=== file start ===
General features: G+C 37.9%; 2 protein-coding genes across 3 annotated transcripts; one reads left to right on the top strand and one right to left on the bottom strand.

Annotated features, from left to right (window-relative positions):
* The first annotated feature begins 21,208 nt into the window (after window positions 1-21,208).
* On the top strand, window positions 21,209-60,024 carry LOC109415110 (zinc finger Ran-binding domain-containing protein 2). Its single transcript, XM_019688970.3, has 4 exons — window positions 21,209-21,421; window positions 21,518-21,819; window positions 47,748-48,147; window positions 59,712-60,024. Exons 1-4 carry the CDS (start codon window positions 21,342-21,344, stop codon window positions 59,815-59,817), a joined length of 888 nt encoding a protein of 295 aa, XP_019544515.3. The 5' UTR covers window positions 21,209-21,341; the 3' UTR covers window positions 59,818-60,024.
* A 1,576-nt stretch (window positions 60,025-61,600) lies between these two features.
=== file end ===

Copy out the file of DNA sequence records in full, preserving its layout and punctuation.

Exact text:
General features: G+C 37.9%; 2 protein-coding genes across 3 annotated transcripts; one reads left to right on the top strand and one right to left on the bottom strand.

Annotated features, from left to right (window-relative positions):
* The first annotated feature begins 21,208 nt into the window (after window positions 1-21,208).
* On the top strand, window positions 21,209-60,024 carry LOC109415110 (zinc finger Ran-binding domain-containing protein 2). Its single transcript, XM_019688970.3, has 4 exons — window positions 21,209-21,421; window positions 21,518-21,819; window positions 47,748-48,147; window positions 59,712-60,024. Exons 1-4 carry the CDS (start codon window positions 21,342-21,344, stop codon window positions 59,815-59,817), a joined length of 888 nt encoding a protein of 295 aa, XP_019544515.3. The 5' UTR covers window positions 21,209-21,341; the 3' UTR covers window positions 59,818-60,024.
* A 1,576-nt stretch (window positions 60,025-61,600) lies between these two features.